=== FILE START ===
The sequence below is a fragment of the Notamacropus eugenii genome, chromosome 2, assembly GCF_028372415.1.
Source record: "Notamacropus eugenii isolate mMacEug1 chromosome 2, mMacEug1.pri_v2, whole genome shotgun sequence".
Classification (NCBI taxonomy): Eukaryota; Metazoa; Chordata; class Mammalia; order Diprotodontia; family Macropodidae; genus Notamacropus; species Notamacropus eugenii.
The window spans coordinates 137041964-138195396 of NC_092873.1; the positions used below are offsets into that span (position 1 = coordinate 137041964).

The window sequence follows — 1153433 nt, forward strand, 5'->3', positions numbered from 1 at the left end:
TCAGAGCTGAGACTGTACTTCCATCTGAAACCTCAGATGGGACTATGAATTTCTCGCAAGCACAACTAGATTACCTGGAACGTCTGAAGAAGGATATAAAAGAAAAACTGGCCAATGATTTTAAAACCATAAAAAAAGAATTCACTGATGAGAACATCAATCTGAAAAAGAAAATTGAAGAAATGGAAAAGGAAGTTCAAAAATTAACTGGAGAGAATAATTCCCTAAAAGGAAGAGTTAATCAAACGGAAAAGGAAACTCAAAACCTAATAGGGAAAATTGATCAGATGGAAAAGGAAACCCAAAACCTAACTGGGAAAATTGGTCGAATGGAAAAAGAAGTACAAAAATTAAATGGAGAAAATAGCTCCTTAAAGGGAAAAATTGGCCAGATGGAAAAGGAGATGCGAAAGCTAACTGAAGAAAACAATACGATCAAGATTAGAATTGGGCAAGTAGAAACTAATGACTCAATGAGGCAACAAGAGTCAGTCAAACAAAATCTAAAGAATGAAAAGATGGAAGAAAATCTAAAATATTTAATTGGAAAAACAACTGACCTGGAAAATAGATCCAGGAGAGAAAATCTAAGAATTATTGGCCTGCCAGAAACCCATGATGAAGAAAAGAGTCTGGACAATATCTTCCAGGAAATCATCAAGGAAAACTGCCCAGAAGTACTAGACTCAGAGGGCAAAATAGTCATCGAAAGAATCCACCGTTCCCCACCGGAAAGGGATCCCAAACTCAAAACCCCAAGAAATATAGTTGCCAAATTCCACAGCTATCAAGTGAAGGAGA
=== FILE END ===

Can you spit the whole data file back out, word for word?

The sequence below is a fragment of the Notamacropus eugenii genome, chromosome 2, assembly GCF_028372415.1.
Source record: "Notamacropus eugenii isolate mMacEug1 chromosome 2, mMacEug1.pri_v2, whole genome shotgun sequence".
Classification (NCBI taxonomy): Eukaryota; Metazoa; Chordata; class Mammalia; order Diprotodontia; family Macropodidae; genus Notamacropus; species Notamacropus eugenii.
The window spans coordinates 137041964-138195396 of NC_092873.1; the positions used below are offsets into that span (position 1 = coordinate 137041964).

The window sequence follows — 1153433 nt, forward strand, 5'->3', positions numbered from 1 at the left end:
TCAGAGCTGAGACTGTACTTCCATCTGAAACCTCAGATGGGACTATGAATTTCTCGCAAGCACAACTAGATTACCTGGAACGTCTGAAGAAGGATATAAAAGAAAAACTGGCCAATGATTTTAAAACCATAAAAAAAGAATTCACTGATGAGAACATCAATCTGAAAAAGAAAATTGAAGAAATGGAAAAGGAAGTTCAAAAATTAACTGGAGAGAATAATTCCCTAAAAGGAAGAGTTAATCAAACGGAAAAGGAAACTCAAAACCTAATAGGGAAAATTGATCAGATGGAAAAGGAAACCCAAAACCTAACTGGGAAAATTGGTCGAATGGAAAAAGAAGTACAAAAATTAAATGGAGAAAATAGCTCCTTAAAGGGAAAAATTGGCCAGATGGAAAAGGAGATGCGAAAGCTAACTGAAGAAAACAATACGATCAAGATTAGAATTGGGCAAGTAGAAACTAATGACTCAATGAGGCAACAAGAGTCAGTCAAACAAAATCTAAAGAATGAAAAGATGGAAGAAAATCTAAAATATTTAATTGGAAAAACAACTGACCTGGAAAATAGATCCAGGAGAGAAAATCTAAGAATTATTGGCCTGCCAGAAACCCATGATGAAGAAAAGAGTCTGGACAATATCTTCCAGGAAATCATCAAGGAAAACTGCCCAGAAGTACTAGACTCAGAGGGCAAAATAGTCATCGAAAGAATCCACCGTTCCCCACCGGAAAGGGATCCCAAACTCAAAACCCCAAGAAATATAGTTGCCAAATTCCACAGCTATCAAGTGAAGGAGA